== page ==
Early on the first day of the week, while it was still dark, Mary Magdalene went to the tomb and saw that the stone had been removed from the entrance. So she came running to Simon Peter and the other disciple, the one Jesus loved, and said, "They have taken the Lord out of the tomb, and we don't know where they have put him!" So Peter and the other disciple started for the tomb. Both were running, but the other disciple outran Peter and reached the tomb first. He bent over and looked in at the strips of linen lying there but did not go in. (John 20:1-5)
Pistis Sophia, p. 193:
"Where I shall be, there will be also my twelve ministers, but Maria Magdalene and John the Virgin will tower over all my disciples and over all men who shall receive the Mysteries of the Ineffable. And they will be on my right and on my left. And I am they, and they are I".
Mary Magdalene kneeling, St. John in red clothing
I hereby dedicate this work to St. Mary Magdalene and St. John the Apostle. May they stand as pillars in the invisible temple, where Jesus Christ is the true corner stone and High Priest, and men are living stones and holy priesthood. In the name of Jesus Christ. Amen.
6.6.2009 Tampere, Finland
Especially in gnostic writings St. Mary Magdalene represents inner, more spiritual and esoteric stream of Christianity. The same is true concerning St. John the Evangelist, whose gospel is the most profound of all the four, and who also received the Revelation. Even though we are convinced that the "Beloved Disciple" is John - and even further: John was earlier known as Lazarus, the Gospel according to John being the only gospel telling this incident ("Lord, the one you love is sick") - not Mary Magdalene, it is in a way appropriate that precisely these two have been confused with one another.
John was the only male disciple who had courage to stand at the foot of the cross of his Lord. There was also Mother of Jesus. We may remember, that Jesus entrusted his mother to John's care, and a legend tells us that they moved to Ephesus, where John was a bishop, and with them Mary Magdalene was helping him with his work for the Gospel. Both Maryies can be seen as two aspects of Wisdom of God - Holy Sophia - incarnate.
Remembrance of the Martyrs
The Gay Holocaust Memorials
United Order of Sergius & Bacchus
Lawrence "Larry" Fobes King 1993-2008
The Harvey Milk City Hall Memorial
Harvey Milk.com: Never Blend In
The Cathars: Martyrdom
Homily for the Montsegur Day (16th March 1244)
A Brief History of the Medieval Knights Templar
A Homily for the Day of the Martyrdom of the Holy Templars
Interestingly, in the Middle Ages so called "sodomy" and heresy were intertwined; in many languages these two concepts were so closely related, that they were used as synonyms. Both Cathars and the Knights Templars - persecuted by the Church - were accused of not only heretical beliefs but sodomy as well. (Love for cats was also often mentioned, for cats were related to devil.) We are in a good company!
We now know very well that "sin of Sodom" was not homosexuality, but hostility towards strangers; rape was an extreme way to humiliate a man - show dominion. Nothing to do with sexual orientation and love making between two equal and consenting adults.
Furthermore, English word "heretic" stems from latin word haereticus, meaning "choise". So originally it meant people who had "chosen" another way - they were advocators for freedom of choise!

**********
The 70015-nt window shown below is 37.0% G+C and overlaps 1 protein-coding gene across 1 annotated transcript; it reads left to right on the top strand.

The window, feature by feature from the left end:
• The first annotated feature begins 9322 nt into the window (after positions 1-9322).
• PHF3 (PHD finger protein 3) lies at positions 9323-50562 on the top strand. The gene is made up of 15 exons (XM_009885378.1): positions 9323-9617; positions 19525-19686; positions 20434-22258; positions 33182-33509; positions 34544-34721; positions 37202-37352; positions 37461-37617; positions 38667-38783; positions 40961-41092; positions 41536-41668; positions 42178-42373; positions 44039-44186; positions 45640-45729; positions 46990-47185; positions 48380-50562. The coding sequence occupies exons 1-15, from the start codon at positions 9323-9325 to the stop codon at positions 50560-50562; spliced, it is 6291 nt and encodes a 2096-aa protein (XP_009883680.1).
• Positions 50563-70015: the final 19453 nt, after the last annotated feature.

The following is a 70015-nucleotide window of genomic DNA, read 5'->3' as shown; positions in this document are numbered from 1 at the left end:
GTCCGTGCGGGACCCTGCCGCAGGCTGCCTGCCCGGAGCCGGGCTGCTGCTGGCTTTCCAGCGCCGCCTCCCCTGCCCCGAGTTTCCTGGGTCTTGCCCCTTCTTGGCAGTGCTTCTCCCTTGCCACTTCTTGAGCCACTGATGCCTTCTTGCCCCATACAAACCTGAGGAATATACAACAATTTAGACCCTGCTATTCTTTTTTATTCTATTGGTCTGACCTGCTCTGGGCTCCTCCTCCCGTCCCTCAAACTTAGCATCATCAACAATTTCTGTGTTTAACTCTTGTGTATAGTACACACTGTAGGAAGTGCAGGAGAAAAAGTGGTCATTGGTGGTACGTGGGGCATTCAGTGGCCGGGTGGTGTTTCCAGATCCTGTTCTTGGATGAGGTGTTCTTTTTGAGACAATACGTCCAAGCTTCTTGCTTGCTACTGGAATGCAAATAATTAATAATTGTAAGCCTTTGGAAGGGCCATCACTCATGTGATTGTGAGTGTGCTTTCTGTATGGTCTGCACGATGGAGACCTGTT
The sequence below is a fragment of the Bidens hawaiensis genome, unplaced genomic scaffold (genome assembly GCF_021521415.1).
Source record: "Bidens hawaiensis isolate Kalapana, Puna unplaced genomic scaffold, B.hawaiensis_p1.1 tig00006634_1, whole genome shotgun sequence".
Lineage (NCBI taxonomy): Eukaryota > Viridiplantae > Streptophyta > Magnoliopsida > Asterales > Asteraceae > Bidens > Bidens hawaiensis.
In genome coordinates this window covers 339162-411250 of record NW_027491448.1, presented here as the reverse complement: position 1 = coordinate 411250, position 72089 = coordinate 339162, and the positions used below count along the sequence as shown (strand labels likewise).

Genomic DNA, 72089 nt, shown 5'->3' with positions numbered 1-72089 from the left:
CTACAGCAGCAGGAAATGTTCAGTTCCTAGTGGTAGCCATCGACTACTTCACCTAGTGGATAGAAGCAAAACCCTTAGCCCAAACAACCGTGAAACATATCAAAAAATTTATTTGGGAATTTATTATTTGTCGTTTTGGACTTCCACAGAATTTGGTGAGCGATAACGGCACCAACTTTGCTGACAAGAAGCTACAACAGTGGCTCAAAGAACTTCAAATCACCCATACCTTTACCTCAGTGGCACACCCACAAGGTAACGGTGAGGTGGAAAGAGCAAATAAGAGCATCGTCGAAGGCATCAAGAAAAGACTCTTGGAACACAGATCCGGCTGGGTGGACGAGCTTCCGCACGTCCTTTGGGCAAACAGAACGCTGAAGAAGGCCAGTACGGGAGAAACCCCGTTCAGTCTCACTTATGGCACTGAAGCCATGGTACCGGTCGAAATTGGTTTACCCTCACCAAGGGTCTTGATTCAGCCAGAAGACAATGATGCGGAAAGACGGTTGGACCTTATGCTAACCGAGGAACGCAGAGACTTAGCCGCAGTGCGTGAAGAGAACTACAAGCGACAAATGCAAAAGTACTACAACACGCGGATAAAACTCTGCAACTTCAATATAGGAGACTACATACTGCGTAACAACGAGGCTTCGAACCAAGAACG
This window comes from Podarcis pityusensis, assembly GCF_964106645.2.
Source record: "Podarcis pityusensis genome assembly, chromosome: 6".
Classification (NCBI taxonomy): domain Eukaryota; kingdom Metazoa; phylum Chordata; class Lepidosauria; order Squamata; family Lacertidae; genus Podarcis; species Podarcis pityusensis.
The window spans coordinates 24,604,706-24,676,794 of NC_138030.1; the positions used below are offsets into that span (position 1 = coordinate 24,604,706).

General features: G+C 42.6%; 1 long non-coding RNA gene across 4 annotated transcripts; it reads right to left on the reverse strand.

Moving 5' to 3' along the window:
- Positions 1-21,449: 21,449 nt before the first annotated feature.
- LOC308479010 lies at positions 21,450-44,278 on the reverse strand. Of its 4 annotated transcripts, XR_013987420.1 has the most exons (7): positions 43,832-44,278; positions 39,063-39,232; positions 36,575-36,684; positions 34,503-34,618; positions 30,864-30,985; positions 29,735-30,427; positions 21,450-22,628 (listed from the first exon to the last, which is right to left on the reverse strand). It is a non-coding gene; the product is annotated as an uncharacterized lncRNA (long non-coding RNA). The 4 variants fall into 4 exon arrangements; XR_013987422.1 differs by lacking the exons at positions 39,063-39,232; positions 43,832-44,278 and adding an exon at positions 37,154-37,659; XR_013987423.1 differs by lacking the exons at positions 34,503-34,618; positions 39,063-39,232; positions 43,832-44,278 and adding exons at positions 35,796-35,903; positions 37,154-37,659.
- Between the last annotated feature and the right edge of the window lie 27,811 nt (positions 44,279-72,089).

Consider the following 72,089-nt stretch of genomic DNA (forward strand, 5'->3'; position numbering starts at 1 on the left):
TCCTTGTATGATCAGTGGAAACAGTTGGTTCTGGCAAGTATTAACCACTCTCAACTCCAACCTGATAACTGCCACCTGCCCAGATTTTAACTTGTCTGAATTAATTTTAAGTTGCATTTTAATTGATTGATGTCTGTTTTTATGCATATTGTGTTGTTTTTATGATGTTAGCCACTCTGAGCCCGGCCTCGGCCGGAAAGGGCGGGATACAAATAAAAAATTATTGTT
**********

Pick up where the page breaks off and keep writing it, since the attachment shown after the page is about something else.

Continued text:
St. Francis of Assisi
Francis of Assisi is certainly one who deserves the title "Saint" and is worth veneration. He was the first saint who had stigmata. Franciscans still emphatize his special position as "another Christ" (alter Christus). It is said, goodness of God, our Saviour, became visible on earth through him.
"A saint is simply a human being whose soul has grown up to its full stature, by full and generous response to its environment, God. He has achieved a deeper, bigger life than the rest of us, a more wonderful contact with the mysteries of the Universe; a life of infinite possibility, the term of which he never feels that he has reached." - Evelyn Underhill
A Franciscan Prayer Book
Companions of Jesus
Contemporary Order of St. Francis
Ecumenical Franciscans of the Renewal
Franciscan Community of Mercy
Franciscan Feast Days
Franciscan Foundation for the Holy Land
Franciscan Friars of the Atonement
Franciscan International Study Centre
Franciscan Missionaries of the Cross
Franciscans of Divine Mercy
Franciscans of Divine Providence
Franciscans of Reconciliation
Franciscans of the Holy Cross
Franciscan Spirituality, what is it?
Mercy of God Community
Mission Episcopate of Ss. Francis and Clare
Monastery of Saint Francis
Order of Ecumenical Franciscans
Order of St. George of Cappadocia, An Interfaith Franciscan Order
Parallels between the Buddha ans St. Francis of Assisi
Saint Francis and the Sultan by John Tolan (pdf)
Society of the Franciscan Servants of the Poor
St. Francis of Assisi on Animals
St. Francis Pilgrimages
Stories about St. Francis and the Animals
Tau Community of Saint Francis
The Fourth Order of Francis and Clare
The Francis-and-Islam Connection
The Franciscan Archive
The Franciscan Experience
The Franciscan Intellectual Tradition
The Order of St. Francis - Lutheran
The Pilgrims of Saint Francis
The Saint and the Sultan
The Writings of St. Francis of Assisi
Who are Franciscans?
World Community of Saint Francis
Other Saintly People
Albino Luciani - Pope John Paul I
Blessed Pier Giorgio Frassati
Great Characters of Universal Gnosticism
St. Gemma Galgani
The Mind of Mahatma Gandhi
Martin Luther King Jr. - A True Historical Examination
The King Center
Friends of Silence
Mysticism and Modernity
Roots of Western Mysticism Resources
The Evelyn Underhill Association
The Friends of Julian of Norwich
The Metaphysics of Mysticism: A Commentary on the Mystical Philosophy of St. John of the Cross
And the Greatest of all, the One and Only...the One for All: